“A sobering and emotional experience”
Amalie Bruun has travelled on every volunteer trip to build in Sri Lanka since her first time in 2009. Her contribution is incredible and so is her love for the work we do and the people of Sri Lanka. Amalie’s full-time job is managing all the logistical and financial aspects of the production of a commercial or other content. As part of a recent assignment, she visited Sri Lanka and wrote this blog for us.
Thanks for asking me to share a few words on my July trip.
My love and commitment to this special country is based on my 11 volunteer trips. My experiences working with local and Canadian volunteers is what keeps me coming back every year. Sri Lanka is truly such a special and unique country, that even after so many years, I still find new things, places and people to fall in love with. Being there in April when the Easter attacks happened was heartbreaking – for those whose lives were lost or otherwise affected, for a country that keeps getting kicked and gets back up.
The work we were hired to do in July was a dream project, in a dream country. We were a small crew of 4 who were commissioned to create content for a faith-based network on the aftermath of the Easter attacks, along with a documentary short for our own use. We landed, cleared customs on tourist visas and breathed a collective sigh of relief. I was back and couldn’t be happier.
We were based mostly out of Colombo, staying at a fairly new hotel south of the Galle Face on the Galle Road. Muslim owned and operated, it was a great find and a great price.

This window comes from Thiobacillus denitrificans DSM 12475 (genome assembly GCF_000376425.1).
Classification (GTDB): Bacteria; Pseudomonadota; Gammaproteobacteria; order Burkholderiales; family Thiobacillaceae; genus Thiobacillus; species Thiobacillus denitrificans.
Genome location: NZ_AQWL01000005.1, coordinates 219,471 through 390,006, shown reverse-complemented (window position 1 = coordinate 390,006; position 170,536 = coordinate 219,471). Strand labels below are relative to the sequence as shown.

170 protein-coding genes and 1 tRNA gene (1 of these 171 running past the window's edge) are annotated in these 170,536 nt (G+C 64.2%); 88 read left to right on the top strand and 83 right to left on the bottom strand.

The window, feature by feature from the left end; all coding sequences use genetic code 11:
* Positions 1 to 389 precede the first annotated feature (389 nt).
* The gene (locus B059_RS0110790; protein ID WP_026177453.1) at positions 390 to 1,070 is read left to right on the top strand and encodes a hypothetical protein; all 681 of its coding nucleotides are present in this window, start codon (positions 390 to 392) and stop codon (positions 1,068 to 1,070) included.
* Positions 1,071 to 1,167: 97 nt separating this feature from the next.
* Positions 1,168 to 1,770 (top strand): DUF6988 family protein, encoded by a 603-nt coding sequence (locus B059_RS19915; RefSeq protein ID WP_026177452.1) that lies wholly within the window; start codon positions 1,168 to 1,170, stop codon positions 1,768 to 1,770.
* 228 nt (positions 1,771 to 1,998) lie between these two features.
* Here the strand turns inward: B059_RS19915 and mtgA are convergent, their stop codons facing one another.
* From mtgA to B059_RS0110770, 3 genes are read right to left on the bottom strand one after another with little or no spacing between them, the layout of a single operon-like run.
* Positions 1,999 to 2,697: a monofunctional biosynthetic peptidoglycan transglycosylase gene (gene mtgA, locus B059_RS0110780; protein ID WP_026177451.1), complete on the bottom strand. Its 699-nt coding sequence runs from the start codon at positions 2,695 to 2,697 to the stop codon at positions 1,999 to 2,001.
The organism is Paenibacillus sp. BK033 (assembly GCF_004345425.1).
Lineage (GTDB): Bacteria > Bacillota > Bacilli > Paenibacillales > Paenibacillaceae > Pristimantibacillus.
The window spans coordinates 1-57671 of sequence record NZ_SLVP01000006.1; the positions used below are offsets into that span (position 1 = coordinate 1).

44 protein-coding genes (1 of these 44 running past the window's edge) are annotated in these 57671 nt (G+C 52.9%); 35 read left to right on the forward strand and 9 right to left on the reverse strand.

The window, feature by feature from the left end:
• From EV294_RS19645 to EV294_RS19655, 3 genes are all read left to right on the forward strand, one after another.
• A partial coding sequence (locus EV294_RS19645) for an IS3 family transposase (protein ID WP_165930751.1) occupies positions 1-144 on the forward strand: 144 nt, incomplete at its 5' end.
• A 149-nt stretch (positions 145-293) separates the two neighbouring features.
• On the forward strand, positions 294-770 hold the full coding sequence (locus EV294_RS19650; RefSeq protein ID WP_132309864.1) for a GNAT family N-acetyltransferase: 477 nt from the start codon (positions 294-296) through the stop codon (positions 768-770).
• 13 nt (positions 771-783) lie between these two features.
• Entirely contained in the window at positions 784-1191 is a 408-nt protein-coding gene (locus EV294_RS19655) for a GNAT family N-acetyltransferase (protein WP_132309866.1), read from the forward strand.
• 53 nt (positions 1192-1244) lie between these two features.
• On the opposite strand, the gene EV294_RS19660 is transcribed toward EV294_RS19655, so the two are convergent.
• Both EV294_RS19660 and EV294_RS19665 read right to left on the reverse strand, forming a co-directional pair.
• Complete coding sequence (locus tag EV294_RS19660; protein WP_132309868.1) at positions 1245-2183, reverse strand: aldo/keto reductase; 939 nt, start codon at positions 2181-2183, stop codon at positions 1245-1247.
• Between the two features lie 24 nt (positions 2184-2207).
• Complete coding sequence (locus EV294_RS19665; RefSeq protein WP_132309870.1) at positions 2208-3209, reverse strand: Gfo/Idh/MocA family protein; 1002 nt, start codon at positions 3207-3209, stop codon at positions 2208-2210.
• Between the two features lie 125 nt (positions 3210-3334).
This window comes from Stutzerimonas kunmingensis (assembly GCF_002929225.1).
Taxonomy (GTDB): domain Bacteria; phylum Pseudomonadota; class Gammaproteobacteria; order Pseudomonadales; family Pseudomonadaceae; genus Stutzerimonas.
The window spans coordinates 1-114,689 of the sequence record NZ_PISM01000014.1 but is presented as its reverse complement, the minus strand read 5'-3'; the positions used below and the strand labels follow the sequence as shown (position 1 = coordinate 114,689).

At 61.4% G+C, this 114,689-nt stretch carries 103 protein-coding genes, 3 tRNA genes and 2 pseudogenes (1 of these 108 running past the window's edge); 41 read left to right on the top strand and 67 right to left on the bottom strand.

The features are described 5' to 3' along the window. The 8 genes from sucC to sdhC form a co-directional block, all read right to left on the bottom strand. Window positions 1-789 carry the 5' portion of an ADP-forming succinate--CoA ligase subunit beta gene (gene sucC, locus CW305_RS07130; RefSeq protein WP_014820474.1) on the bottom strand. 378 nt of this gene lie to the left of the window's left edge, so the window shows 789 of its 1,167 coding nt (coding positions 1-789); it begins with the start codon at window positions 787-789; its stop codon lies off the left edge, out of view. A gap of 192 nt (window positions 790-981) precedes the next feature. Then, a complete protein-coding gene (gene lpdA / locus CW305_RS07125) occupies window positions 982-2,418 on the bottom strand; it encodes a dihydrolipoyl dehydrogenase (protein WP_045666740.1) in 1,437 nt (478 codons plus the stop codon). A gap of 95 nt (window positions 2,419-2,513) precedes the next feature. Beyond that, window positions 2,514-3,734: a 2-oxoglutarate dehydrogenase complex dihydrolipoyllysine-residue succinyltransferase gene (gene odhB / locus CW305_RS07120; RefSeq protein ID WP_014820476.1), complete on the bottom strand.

The majority of our locations were in Colombo, including St Anthony’s Shrine, site of the Colombo church bombing. To enter the church, which has been completely refurbished, one must pass through airport type security to this day and all bags and packages checked. This was one of the stark reminders of the attack. Beyond that though, and apart from added police presence in general, it all appears to be business as usual.
What a sobering and emotional experience to spend a full Sunday there, attending and filming the service, meeting parishioners, Rev Jude who runs the church and many associates, children security guards and more. I mention this as it was an eye-opening experience and a good lesson in forgiveness on the events of April 21st.
Most hotels also have scanners at their entrances and bag checks but I think we all are comforted by this. Not once in the two weeks I was there did I feel unsafe. The same friendly smiles greet you everywhere you go and the famous Sri Lankan hospitality made me even prouder than I already am of this little island country.
We drove across the island to Batticaloa – a first for me – and again, felt no unease about doing so. By this time we had Deepal, who drives for TRIP Canada every year, with us which was great – the team loved him AND his driving.
At no point prior to, or after accepting this project, did I consider safety being a factor. I am sure much of this comes from (now) 12 trips to Sri Lanka. But we all found the Sri Lankans firmly committed to making sure that nothing like the bombings, to the best of their ability, happens again and ensuring safety for visitors or residents.
People are slowly returning, but not fast enough to undo the fiscal, emotional and spiritual damage these attacks inflicted. Go. See its beauty and meet its amazing people. It is still such a special place – perhaps more so than ever.
I hope to return in April 2020 with TRIP Canada’s 16th team of volunteers. I can’t imagine not going.
Thanks Amalie. Please follow this link for another perspective on all the good reasons to return to Sri Lanka.